• Encephalomyelitis (inflammation of the brain and spinal cord)
  • Academic or vocational decline
  • Difficulty with multitasking
  • Difficulty with organization and planning
  • Auditory processing problems
  • Word finding problems
  • Slowed speed of processing
Skin Problems:
  • Benign tumor-like nodules
  • Erethyma Migrans (rash)
General Well-being:
  • Decreased interest in play (children)
  • Extreme fatigue, tiredness, exhaustion
  • Unexplained fevers (high or low grade)
  • Flu-like symptoms (early in the illness)
  • Symptoms seem to change, come and go
Other Organ Problems:
  • Dysfunction of the thyroid (under or over active thyroid glands)
  • Liver inflammation
  • Bladder & Kidney problems (including bed wetting)

When to suspect Lyme:      

"This essay, written by John D. Bleiweiss, M.D. in April, 1994 is very long, but 
also very comprehensive. The reader suspecting Lyme symptoms should either 
identify with a number of sections of this article, or in this absence, be fairly 
certain of excluding the possibility of Lyme. 

Any Doctor investigating prudent treatment for Lyme Disease would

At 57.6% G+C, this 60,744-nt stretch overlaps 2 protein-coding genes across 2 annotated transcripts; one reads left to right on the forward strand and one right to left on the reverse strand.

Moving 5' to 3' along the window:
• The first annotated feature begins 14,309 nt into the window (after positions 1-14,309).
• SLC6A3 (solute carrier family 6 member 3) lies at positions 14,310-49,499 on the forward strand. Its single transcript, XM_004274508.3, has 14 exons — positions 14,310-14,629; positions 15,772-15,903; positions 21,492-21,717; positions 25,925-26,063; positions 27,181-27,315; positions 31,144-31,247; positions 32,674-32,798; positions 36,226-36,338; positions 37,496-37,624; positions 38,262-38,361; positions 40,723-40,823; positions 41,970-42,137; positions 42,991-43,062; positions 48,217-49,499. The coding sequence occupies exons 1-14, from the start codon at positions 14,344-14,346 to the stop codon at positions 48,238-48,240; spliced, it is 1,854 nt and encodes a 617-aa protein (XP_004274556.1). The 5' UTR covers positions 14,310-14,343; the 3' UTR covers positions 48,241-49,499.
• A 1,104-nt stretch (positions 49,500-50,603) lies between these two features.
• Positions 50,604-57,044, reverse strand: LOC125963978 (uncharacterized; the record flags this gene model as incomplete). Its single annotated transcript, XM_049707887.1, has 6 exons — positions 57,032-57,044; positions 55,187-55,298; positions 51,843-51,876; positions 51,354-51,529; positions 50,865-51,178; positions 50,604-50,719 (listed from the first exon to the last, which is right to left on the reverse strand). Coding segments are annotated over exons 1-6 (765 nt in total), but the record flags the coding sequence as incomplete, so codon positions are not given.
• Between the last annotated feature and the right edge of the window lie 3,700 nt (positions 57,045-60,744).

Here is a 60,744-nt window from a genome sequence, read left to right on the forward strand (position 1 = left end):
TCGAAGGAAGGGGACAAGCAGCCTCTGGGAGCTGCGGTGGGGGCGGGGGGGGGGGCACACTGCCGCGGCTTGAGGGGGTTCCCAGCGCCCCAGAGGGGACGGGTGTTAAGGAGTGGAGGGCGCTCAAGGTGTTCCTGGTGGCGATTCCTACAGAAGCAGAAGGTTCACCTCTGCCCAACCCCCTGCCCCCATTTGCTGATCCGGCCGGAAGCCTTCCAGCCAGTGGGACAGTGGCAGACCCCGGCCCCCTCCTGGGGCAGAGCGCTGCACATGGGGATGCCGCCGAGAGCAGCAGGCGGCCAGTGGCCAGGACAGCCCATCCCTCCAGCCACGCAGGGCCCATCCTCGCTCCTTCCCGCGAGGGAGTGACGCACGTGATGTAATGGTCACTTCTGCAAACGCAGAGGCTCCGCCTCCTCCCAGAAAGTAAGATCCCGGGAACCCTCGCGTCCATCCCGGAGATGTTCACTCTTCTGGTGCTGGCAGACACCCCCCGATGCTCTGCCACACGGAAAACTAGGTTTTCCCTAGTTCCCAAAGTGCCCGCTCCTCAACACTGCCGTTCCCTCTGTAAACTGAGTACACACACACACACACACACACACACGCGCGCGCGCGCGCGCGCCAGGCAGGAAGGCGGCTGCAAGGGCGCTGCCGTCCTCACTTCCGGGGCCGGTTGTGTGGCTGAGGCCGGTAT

do well by reading this essay."

Saturday, 13 December 2014

Munchausen's syndrome by proxy and Lyme disease: medical misogyny or diagnostic mystery?

Sadly, this is an on going situation around the world.  Mothers who are concerned for their child's health are vilified by the very people who should be helping to regain the child's health. 

Abstract: Dr VT Sherr.

Chronic, tertiary Lyme disease, a vector-borne infection most accurately designated neuroborreliosis, is often misdiagnosed.

Infectors of the human brain, Lyme borrelial spirochetes are neurotropic, similar to the spirochetes of syphilis. Symptoms of either disease may be stable and persistent, transient and inconsistent or severe yet fleeting. Characteristics may be incompatible with established knowledge of neurological dermatomes, appearing to conventional medical eyes as anatomically impossible, thus creating confusion for doctors, parents and child patients.

Physicians unfamiliar with Lyme patients' shifting, seemingly vague, emotional, and/or bizarre-sounding complaints, frequently know little about late-stage spirochetal disease.

Consequently, they may accuse mothers of fabricating their children's symptoms--the so-called Munchausen's by proxy (MBP) "diagnoses."

Women, following ancient losses of feminine authority in provinces of religion, ethics, and healing - disciplines comprising known fields of early medicine, have been scapegoated throughout history.

In the Middle Ages, women considered potentially weak-minded devil's apprentices became victims of witch-hunts throughout Europe and America.  Millions of women were burned alive at the stake.

Modern medicine's tendency to trivialize women's "offbeat" concerns and the fact that today's hurried physicians of both genders tend to seek easy panaceas, frequently result in the misogyny of mother-devaluation, especially by doctors who are spirochetally naïve.